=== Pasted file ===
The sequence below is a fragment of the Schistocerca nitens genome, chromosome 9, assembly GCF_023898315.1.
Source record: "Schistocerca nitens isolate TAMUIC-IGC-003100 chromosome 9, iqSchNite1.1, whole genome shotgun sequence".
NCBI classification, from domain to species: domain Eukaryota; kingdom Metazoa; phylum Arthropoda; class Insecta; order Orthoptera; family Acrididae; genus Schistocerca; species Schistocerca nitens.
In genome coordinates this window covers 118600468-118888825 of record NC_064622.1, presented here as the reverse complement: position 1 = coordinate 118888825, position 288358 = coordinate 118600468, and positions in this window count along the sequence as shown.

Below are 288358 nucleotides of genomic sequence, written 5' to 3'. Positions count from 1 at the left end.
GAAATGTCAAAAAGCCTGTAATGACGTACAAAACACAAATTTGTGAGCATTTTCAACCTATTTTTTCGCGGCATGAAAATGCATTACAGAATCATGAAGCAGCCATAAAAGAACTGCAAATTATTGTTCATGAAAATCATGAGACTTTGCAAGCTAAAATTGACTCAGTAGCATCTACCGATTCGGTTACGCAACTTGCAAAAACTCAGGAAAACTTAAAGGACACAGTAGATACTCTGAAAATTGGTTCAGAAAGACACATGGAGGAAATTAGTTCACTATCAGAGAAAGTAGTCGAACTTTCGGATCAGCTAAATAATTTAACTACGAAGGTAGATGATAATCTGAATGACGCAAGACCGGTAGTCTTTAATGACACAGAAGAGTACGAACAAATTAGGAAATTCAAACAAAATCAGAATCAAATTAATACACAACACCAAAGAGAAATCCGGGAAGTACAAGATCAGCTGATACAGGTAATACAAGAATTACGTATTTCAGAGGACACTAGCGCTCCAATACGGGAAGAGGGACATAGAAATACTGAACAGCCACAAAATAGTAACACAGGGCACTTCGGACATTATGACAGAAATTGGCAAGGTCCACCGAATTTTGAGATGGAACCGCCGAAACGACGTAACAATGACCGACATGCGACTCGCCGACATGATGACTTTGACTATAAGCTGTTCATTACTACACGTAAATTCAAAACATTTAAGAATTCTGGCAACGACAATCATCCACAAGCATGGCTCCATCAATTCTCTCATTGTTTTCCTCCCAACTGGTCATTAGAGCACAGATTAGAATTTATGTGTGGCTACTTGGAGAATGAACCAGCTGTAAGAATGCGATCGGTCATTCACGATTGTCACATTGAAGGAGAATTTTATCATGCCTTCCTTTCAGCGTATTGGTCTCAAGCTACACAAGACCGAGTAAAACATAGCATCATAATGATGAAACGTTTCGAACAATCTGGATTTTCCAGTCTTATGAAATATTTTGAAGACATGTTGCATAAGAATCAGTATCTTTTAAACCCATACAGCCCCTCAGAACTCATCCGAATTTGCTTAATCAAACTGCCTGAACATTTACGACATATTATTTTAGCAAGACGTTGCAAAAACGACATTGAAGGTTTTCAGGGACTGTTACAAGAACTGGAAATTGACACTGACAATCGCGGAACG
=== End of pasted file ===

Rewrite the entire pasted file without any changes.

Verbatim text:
The sequence below is a fragment of the Schistocerca nitens genome, chromosome 9, assembly GCF_023898315.1.
Source record: "Schistocerca nitens isolate TAMUIC-IGC-003100 chromosome 9, iqSchNite1.1, whole genome shotgun sequence".
NCBI classification, from domain to species: domain Eukaryota; kingdom Metazoa; phylum Arthropoda; class Insecta; order Orthoptera; family Acrididae; genus Schistocerca; species Schistocerca nitens.
In genome coordinates this window covers 118600468-118888825 of record NC_064622.1, presented here as the reverse complement: position 1 = coordinate 118888825, position 288358 = coordinate 118600468, and positions in this window count along the sequence as shown.

Below are 288358 nucleotides of genomic sequence, written 5' to 3'. Positions count from 1 at the left end.
GAAATGTCAAAAAGCCTGTAATGACGTACAAAACACAAATTTGTGAGCATTTTCAACCTATTTTTTCGCGGCATGAAAATGCATTACAGAATCATGAAGCAGCCATAAAAGAACTGCAAATTATTGTTCATGAAAATCATGAGACTTTGCAAGCTAAAATTGACTCAGTAGCATCTACCGATTCGGTTACGCAACTTGCAAAAACTCAGGAAAACTTAAAGGACACAGTAGATACTCTGAAAATTGGTTCAGAAAGACACATGGAGGAAATTAGTTCACTATCAGAGAAAGTAGTCGAACTTTCGGATCAGCTAAATAATTTAACTACGAAGGTAGATGATAATCTGAATGACGCAAGACCGGTAGTCTTTAATGACACAGAAGAGTACGAACAAATTAGGAAATTCAAACAAAATCAGAATCAAATTAATACACAACACCAAAGAGAAATCCGGGAAGTACAAGATCAGCTGATACAGGTAATACAAGAATTACGTATTTCAGAGGACACTAGCGCTCCAATACGGGAAGAGGGACATAGAAATACTGAACAGCCACAAAATAGTAACACAGGGCACTTCGGACATTATGACAGAAATTGGCAAGGTCCACCGAATTTTGAGATGGAACCGCCGAAACGACGTAACAATGACCGACATGCGACTCGCCGACATGATGACTTTGACTATAAGCTGTTCATTACTACACGTAAATTCAAAACATTTAAGAATTCTGGCAACGACAATCATCCACAAGCATGGCTCCATCAATTCTCTCATTGTTTTCCTCCCAACTGGTCATTAGAGCACAGATTAGAATTTATGTGTGGCTACTTGGAGAATGAACCAGCTGTAAGAATGCGATCGGTCATTCACGATTGTCACATTGAAGGAGAATTTTATCATGCCTTCCTTTCAGCGTATTGGTCTCAAGCTACACAAGACCGAGTAAAACATAGCATCATAATGATGAAACGTTTCGAACAATCTGGATTTTCCAGTCTTATGAAATATTTTGAAGACATGTTGCATAAGAATCAGTATCTTTTAAACCCATACAGCCCCTCAGAACTCATCCGAATTTGCTTAATCAAACTGCCTGAACATTTACGACATATTATTTTAGCAAGACGTTGCAAAAACGACATTGAAGGTTTTCAGGGACTGTTACAAGAACTGGAAATTGACACTGACAATCGCGGAACG